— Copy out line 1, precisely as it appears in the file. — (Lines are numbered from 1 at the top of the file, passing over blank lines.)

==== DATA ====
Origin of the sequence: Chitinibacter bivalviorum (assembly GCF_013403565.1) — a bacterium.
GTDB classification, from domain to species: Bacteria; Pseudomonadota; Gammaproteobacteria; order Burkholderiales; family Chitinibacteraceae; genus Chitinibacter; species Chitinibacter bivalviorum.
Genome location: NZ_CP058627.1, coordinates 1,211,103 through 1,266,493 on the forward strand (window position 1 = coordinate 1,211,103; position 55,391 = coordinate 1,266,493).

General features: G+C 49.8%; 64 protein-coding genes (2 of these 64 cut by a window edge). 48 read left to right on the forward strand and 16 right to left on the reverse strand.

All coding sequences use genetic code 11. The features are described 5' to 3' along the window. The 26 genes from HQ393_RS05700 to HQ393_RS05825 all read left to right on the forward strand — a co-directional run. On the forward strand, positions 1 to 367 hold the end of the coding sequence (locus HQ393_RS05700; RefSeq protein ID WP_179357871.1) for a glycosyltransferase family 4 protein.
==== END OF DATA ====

Origin of the sequence: Chitinibacter bivalviorum (assembly GCF_013403565.1) — a bacterium.